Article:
The brand new BMW 4-Series has landed in Coupe format across markets, following its massively debated reveal in June, earlier this year. Dressed to impress, we were given the keys to the sporting flagship – the new M440i xDrive – for a drive around Munich.

Before we touch on the driving dynamics, let’s first address the elephant in the room – the new grille. With more people loathing than loving it, the question is whether BMW made a good decision on the design direction of the car. Clearly, the new kidney grille are more “lung”-sized than “kidneys”. On top of this, the “redesign” of the Hofmeister kink in the C-pillar has been widely discussed in the last few months.  Being a key feature of the overall design language of the new 4-Series, the revamped kink has fueled a massive debate. But let’s move on from the design as there is more to the second-generation model than its controversial styling.

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Lots Of Engine Options And 48V Feature

We find five model variants within the new 4 Series lineup . The top-of-the-line M440i is powered by a 275 kW/374 hp (in Europe) six-cylinder in-line petrol engine, producing 500 Nm (369 lb-ft) at 1,900 – 5,000 rpm. But the range also includes two, four-cylinder petrol engines and a four-cylinder diesel unit. Two six-cylinder, in-line diesel engines will join the line-up in March 2021. Additionally, we find a mild hybrid technology for the six-cylinder, in-line-petrol engine and all diesel engines, sharpening their responses and optimizing efficiency. The 48V starter-generator boosts the combustion engine with an extra 8 kW/11 hp. All diesel engines now have two-stage turbocharging.

Each of the five model variants come with the standard eight-speed Steptronic transmission. There is an optional eight-speed Steptronic Sport transmission with new Sprint function, which was standard on our test car. BMW xDrive intelligent all-wheel drive is available for two model variants from launch and four variants from March 2021. The M440i also has an electronically controlled rear M differential.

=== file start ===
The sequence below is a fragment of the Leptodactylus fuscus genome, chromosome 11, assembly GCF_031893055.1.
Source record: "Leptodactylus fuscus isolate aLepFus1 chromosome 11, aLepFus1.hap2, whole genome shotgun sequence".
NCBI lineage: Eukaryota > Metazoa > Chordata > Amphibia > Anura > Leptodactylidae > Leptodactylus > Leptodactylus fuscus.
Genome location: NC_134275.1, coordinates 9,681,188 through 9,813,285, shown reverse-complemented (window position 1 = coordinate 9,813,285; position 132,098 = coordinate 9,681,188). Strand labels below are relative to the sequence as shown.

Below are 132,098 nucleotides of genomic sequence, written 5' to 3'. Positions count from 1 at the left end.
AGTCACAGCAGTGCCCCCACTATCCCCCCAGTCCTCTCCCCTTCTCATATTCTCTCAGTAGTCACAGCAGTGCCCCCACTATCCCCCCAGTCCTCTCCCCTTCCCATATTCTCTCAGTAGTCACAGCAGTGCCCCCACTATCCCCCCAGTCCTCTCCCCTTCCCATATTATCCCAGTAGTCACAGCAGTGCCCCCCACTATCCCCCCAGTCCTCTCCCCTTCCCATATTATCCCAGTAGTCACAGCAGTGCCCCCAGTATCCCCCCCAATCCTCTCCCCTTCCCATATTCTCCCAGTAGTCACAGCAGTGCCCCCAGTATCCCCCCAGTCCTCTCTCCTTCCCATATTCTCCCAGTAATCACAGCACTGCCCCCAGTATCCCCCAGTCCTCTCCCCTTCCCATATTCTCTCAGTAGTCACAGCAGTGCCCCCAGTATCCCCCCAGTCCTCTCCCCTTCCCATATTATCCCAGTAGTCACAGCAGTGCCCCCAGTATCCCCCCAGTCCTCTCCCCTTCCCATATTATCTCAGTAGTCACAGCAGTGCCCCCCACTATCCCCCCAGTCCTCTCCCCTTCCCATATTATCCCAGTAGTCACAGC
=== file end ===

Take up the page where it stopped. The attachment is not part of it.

Larger Than Its Predecessor

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The package of the new 4 Series has shifted away from the first-generation. The G22 Coupe is 128mm longer (at 4768 mm), 27mm wider (1852mm) and 6mm taller (1383mm) than its F32 predecessor. In comparison to the G20 Sedan, the center of gravity is 21mm lower, rear-axle track 23mm wider and the Bavarians stiffened the body structure fitting some specific bracing and supports. The weight distribution is a nice 50:50.

On the inside, we immediately notice the driver-focused cockpit design, with its familiar digital 12.3-inch instrument cluster from the other BMW models. The sports leather steering wheel and sports seats are standard, knee pads on the centre console are optional. Two seats in the rear offer room for two more people, but are quite limited when it comes to head room. The boot space is a touch smaller than its predecessor at 440 liters.

The Driving Dynamics

Now that we have looked at the visuals, let’s discuss the driving dynamics of the new M440i, which offers on paper a package that brings you from naught to 100 km/h in 4,5 seconds and onwards to a limited top speed of 250 km/h. However, the initial kilometers behind the wheel don’t immediately give us the notion of what it is all about. The subdued driving characteristics let you question the sporty characteristics of the car, which feel rather absent at first.

Hitting the autobahn offered a better insight into its potential. The M440i is definitely quick with the xDrive, giving you most of its power to the rear wheels, but it never seemed to fully impress us behind the wheel. BMW’s wonderful turbo 3.0-liter inline-six – also known as the B58 engine – feels better at home in smaller, more nimble cars than this 4 Series which weights a hefty 1815 kilos. ZF’s eight-speed automatic swaps its gears with ease. The 48-volt mild-hybrid set up offers an extra punch and assistance to the turbo. The addition is a nice extra to remove a feeling of lag.

The handling of the 2021 BMW M440i is what you might expect from a sporty coupe, although on fast sweeping roads with quick turns, its weight does come into play. The additional camber on the front wheels in comparison to the 3 Series and lift-related dampers with bespoke tuning, don’t have a major impact on the way you drive it. The Michelin Pilot Sport 4 tires do have an impact on the drive and they are a great part of the M440i’s connection to the road.

Next to this, the standard M Sport suspension on the M440i offers a firmer set-up for dampers, mounts and anti-roll bars, plus additional body struts and variable sport steering. Body control is nicely balanced. The steering offers a great turn-in, but doesn’t offer a lot of communication back to the driver. Overall a lovely package that does what it needs to do, but never at that sporty level you might want or expect from an M-tuned product.

Conclusion

All in all, the the 2021 BMW M440i xDrive feels more aimed at a luxury touring segment having put its pure sporty characteristics aside for the upcoming //M line up to deliver. This isn’t a bad thing at all, just a quick observation for those who are looking for a Sporty coupe which in this case offers a highly comfortable and controversial looking package. But at the same time, that’s pleasant to drive and transports you from an A to B in sheer comfort, especially during long distance trips.

There is a level of sportiness which is enjoyable and clearly visible if you compare it to the current 3 Series G20, but we would have loved to have seen a bit more oomph and playfulness transferring through our hands, feet and body planted in the driver’s seat.